Caroline Street’s Malai calls itself a Thai takeaway. That sells it short: although indoor space is limited to three little tables, they are well worth nabbing. The draw is the £6.99 Lunch Special menu, rather charmingly handwritten in the window.
It couldn’t be less like the similarly green and gold-liveried The Ivy, visible from the door (though you don’t come here to be seen, or gurn in front of flower walls; you come here to eat well and cheaply) or the chain opening soon, 5 metres away. We’ll come back to that.
There’s an impressively expansive menu at lunch. 15 courses served on a plate, no less, at a price point- just £6.99, which includes a bottle of water- that usually means cardboard and fingers. And an expansive definition of ‘lunch’, too, which stretches til 4pm.
That generosity is in the portions, too. Your brief wait is soundtracked by happy percussions of the Thai chef’s wok.
Pad si-ew has a deeper flavour and soy-dark colour than pad thai. Served with potent smoky red chilli flakes on the side- if you’re wary of spice, go easy- this is a hearty plateful, a mound of fat silken curls tossed with chicken, carrots, cabbage and broccoli, salty and subtly sweet, and you have to remind yourself this plateful is costing you just seven pounds in the heart of the city.
Red curry is sour and hot and fragrant and every thing you expect from such a well-known dish, sticky jasmine rice makes for a hearty meal. Singapore noodles- yellow and red peppers, broccoli, cabbage, onions, plump prawns- all that curry powder yellow, keeps the satisfaction hit rate high.
So. Unpromising location, great price, big flavours. That should for it for you. There are some attractive city centre lunch deals from independents- you’ll know about The Potted Pig and Asador 44 already, and Soliciting Flavours has recently enjoyed Casanova too, but this is an altogether different kidney. But here’s another angle.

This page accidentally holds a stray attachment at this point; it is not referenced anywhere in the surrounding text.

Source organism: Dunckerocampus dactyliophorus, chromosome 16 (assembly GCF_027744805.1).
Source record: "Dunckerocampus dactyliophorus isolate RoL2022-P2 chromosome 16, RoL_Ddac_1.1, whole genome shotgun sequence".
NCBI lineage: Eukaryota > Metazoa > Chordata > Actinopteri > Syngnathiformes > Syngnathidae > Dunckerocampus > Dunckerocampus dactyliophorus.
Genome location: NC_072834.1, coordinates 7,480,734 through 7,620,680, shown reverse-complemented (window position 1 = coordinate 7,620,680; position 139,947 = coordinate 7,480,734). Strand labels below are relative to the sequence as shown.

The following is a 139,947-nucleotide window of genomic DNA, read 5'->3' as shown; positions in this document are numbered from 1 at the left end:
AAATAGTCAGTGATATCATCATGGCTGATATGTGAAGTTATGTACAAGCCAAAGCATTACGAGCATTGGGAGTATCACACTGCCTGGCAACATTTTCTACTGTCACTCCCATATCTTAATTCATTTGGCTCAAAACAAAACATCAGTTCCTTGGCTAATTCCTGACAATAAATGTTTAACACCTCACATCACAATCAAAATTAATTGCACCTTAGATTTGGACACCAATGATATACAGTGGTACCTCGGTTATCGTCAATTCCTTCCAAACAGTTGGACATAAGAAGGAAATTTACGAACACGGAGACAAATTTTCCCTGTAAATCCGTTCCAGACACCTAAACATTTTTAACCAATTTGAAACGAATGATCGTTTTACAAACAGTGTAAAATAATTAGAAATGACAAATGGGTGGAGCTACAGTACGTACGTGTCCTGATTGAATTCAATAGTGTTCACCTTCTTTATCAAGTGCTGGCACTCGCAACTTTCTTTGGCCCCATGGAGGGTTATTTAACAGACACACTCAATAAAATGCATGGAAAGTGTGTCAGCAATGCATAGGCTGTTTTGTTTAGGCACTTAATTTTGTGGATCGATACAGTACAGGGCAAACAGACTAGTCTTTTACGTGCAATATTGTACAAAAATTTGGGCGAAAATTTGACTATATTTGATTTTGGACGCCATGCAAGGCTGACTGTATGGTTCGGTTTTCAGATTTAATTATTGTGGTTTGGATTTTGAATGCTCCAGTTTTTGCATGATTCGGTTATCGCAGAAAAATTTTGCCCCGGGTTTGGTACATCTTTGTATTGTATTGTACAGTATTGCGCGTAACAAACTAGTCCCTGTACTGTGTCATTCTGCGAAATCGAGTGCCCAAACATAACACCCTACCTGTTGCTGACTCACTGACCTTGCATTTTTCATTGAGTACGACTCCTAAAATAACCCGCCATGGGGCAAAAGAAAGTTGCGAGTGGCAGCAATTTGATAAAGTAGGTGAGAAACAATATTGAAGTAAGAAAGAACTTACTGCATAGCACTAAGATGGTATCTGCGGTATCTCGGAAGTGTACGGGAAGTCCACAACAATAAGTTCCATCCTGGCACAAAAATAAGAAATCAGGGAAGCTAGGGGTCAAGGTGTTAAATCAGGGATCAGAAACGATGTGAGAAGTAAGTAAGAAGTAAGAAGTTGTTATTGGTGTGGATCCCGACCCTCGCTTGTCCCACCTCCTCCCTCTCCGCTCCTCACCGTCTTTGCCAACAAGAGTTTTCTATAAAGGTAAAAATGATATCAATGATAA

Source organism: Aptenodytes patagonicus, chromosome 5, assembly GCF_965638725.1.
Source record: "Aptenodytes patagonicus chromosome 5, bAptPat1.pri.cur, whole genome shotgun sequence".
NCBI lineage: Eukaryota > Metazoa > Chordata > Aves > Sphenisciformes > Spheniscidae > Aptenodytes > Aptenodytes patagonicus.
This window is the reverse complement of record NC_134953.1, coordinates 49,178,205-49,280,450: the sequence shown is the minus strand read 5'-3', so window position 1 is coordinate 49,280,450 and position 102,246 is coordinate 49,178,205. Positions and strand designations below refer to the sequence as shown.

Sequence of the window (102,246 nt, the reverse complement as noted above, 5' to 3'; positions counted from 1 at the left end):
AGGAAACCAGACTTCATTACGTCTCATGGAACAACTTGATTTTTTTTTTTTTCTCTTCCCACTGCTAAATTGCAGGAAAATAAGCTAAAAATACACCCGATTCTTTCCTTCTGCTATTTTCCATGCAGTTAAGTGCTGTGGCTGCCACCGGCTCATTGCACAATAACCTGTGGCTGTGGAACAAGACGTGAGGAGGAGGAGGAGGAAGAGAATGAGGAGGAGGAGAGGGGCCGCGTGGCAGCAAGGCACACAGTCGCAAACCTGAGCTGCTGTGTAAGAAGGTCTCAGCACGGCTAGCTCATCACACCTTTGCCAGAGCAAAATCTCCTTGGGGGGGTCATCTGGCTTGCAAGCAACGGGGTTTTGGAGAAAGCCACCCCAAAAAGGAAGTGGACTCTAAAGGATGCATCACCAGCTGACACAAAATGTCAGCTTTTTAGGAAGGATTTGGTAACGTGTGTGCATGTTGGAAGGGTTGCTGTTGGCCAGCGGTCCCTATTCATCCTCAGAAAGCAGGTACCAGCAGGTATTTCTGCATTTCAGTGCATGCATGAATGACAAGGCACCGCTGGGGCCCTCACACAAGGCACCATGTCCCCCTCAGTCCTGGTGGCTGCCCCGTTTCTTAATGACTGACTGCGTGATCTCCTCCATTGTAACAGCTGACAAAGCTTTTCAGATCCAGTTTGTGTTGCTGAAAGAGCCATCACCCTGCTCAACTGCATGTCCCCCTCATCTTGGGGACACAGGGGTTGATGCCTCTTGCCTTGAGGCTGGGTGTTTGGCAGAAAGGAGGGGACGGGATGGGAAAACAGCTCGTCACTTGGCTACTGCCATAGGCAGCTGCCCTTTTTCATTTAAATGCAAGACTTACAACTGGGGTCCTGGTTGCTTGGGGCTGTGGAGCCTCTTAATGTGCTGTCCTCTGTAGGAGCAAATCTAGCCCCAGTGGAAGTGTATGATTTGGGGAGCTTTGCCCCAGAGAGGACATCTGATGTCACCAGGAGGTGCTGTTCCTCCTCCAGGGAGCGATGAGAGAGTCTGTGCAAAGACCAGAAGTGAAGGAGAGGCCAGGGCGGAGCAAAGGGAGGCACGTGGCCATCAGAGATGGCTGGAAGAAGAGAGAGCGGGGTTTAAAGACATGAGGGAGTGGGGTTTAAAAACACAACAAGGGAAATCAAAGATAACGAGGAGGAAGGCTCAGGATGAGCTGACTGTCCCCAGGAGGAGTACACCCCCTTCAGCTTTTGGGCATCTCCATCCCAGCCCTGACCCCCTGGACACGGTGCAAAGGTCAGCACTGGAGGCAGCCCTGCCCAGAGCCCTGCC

Busaba, a successful Thai chain, is about to open six or seven metres away in the brewery quarter. I’m sure it’ll be very slick. It is, after all, the company started by Alan Yau, founder of Wagamama and Hakkasan and Yataucha, with multiple locations across London and a website which namechecks Buddhist teachings and Brillat-Savarin. This is a hospitality machine.
I daresay they’ll offer very different experiences and very different pricing. Three-quarters of their small plates/starters will cost you more than lunch at Malai, and their mains double. Their lunch deal is a tenner. It’ll be decent enough, no doubt. But that’s not my point: when it comes to spreading the word, they’ll have the resources to invite a slew of people who, after starting their effusive posts with a picture of them in situ- because, apparently, that’s the main story- will wax semi-lyrical about how amazing and brilliant and delicious and cooked to perfection everything is on opening weekend. There will be multiple pieces from Wales Online. Ditto Rosa’s on Church St.
I don’t know what the Thai equivalent of David and Goliath is. But if you want a handy illustration of the sort of challenge a tiny business like this can face, it’s here. Let’s not neglect our independents in the carpet bombing of inevitable superlatives, and let’s keep rooting for the underdog. Because this is a little slice of the city centre which will feed you well, very humbly and unpretentiously, and which deserves your time: the kind of place you should know about.
Malai Thai Takeaway, 33 Caroline St, Cardiff CF10 1FF Lunch 12-4, all week
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This blog is a very simple thing.
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A simple thing, then: all you get is me wittering on semi-coherently about places I’ve eaten at; hence a ‘restaurant blog’ rather than a ‘food blog’, although there are a few recipes scattered throughout.
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